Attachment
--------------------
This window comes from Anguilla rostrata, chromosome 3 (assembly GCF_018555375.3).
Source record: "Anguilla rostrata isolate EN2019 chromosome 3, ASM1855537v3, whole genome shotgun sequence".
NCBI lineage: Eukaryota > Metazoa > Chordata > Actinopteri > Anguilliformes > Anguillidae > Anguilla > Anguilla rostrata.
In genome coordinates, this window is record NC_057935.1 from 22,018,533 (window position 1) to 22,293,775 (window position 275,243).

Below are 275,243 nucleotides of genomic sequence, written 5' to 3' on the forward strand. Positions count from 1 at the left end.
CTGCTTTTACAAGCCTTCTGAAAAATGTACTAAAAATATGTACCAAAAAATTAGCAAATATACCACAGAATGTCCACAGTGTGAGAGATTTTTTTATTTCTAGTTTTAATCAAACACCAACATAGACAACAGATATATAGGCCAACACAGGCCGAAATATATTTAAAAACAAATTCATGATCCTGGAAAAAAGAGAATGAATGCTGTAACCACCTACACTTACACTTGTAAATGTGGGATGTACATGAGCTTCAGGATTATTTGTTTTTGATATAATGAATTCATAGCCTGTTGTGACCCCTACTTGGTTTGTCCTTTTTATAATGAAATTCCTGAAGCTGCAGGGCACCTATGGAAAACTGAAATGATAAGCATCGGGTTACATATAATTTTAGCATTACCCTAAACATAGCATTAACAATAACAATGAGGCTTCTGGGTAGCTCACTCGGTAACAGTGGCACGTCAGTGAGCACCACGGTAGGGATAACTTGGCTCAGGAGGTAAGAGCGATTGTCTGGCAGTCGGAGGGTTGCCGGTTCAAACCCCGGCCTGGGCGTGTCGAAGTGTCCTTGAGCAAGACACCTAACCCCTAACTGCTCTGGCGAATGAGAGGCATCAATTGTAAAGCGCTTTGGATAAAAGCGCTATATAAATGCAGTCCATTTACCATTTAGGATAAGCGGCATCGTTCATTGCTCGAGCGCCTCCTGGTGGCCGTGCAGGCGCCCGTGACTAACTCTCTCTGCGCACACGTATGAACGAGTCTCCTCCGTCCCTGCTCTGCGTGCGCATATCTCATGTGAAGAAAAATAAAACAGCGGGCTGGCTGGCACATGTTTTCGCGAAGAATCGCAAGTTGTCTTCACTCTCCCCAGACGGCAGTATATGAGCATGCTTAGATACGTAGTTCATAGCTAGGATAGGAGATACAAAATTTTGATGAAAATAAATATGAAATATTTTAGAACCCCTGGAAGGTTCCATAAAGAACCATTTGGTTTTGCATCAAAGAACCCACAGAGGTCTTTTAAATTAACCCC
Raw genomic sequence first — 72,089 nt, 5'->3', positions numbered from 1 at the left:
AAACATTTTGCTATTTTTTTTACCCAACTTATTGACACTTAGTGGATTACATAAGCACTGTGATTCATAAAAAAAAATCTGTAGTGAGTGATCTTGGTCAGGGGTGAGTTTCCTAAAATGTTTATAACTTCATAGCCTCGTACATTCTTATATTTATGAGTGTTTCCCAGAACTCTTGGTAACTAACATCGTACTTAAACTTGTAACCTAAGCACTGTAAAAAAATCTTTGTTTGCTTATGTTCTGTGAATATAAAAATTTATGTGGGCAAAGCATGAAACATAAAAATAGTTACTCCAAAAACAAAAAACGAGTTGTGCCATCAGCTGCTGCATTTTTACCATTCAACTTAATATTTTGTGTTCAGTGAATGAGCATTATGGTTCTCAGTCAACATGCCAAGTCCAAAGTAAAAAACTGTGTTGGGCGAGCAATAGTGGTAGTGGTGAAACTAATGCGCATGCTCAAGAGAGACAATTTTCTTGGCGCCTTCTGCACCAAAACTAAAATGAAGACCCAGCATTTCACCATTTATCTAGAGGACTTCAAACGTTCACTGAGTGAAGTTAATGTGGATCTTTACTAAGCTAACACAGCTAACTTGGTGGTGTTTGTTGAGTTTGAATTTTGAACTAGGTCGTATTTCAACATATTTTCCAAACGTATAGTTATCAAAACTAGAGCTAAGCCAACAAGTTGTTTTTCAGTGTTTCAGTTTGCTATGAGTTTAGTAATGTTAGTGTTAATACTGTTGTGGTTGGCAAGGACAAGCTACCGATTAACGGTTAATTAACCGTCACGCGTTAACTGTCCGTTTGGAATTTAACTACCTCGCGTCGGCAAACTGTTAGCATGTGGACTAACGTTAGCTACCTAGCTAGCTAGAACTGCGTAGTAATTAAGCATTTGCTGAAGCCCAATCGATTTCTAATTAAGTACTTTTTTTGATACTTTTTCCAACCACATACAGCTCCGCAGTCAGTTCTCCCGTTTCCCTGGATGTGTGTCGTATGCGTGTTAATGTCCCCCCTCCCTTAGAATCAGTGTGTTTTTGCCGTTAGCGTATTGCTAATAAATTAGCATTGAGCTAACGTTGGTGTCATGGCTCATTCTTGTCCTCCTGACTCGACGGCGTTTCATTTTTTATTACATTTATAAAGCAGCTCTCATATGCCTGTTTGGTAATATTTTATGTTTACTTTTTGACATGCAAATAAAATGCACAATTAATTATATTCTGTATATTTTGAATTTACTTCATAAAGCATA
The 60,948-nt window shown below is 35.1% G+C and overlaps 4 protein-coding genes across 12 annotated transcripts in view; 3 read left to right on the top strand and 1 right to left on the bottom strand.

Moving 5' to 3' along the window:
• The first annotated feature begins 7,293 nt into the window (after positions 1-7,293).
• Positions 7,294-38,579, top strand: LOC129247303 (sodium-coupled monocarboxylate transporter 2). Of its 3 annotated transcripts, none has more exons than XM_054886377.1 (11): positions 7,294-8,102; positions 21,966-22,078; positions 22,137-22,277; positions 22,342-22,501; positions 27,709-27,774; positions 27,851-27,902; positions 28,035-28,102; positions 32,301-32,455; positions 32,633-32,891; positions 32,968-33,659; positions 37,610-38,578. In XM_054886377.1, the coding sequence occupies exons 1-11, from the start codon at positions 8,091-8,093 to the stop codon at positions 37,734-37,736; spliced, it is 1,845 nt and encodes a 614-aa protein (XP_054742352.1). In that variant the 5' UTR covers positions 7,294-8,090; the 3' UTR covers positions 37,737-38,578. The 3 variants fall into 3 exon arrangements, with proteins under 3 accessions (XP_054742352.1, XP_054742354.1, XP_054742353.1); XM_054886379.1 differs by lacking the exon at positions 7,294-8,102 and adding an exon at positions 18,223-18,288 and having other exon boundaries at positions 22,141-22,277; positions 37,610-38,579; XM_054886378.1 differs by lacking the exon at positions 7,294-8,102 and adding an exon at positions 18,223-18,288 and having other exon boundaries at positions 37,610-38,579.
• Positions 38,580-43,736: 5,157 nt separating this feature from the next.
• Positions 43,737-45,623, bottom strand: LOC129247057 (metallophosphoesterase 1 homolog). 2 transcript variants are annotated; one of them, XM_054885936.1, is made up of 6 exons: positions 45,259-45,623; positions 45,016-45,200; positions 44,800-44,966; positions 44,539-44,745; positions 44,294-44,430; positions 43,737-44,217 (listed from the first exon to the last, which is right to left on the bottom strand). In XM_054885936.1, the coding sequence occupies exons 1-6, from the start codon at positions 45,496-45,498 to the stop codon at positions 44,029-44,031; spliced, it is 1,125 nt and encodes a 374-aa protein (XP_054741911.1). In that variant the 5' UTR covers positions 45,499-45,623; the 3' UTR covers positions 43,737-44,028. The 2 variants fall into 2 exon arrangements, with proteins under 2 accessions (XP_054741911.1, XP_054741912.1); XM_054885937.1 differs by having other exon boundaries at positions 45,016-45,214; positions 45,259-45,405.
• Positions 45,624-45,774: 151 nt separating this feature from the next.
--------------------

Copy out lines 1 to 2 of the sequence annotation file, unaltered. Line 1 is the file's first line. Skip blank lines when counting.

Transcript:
This window comes from Anguilla rostrata, chromosome 3 (assembly GCF_018555375.3).
Source record: "Anguilla rostrata isolate EN2019 chromosome 3, ASM1855537v3, whole genome shotgun sequence".